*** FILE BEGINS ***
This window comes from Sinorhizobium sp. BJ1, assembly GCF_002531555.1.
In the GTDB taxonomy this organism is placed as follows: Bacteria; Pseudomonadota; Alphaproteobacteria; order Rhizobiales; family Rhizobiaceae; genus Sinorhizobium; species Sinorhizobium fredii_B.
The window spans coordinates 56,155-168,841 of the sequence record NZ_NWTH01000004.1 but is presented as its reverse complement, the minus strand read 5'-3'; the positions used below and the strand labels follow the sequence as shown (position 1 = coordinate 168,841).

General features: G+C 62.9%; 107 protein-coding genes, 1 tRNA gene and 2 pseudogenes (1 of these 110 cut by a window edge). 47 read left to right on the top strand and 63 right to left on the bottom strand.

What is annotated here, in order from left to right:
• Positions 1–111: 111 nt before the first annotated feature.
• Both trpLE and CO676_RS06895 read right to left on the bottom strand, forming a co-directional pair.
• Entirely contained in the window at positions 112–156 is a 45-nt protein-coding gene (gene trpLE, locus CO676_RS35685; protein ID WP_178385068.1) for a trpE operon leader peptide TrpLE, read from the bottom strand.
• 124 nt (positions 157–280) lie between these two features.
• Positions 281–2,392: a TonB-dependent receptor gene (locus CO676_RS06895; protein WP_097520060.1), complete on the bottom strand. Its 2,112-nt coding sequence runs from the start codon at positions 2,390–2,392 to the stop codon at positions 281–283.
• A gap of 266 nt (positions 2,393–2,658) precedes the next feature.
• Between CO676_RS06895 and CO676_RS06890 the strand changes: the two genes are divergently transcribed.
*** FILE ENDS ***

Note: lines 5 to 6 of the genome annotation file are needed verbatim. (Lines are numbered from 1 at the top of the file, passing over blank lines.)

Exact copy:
What is annotated here, in order from left to right:
• Positions 1–111: 111 nt before the first annotated feature.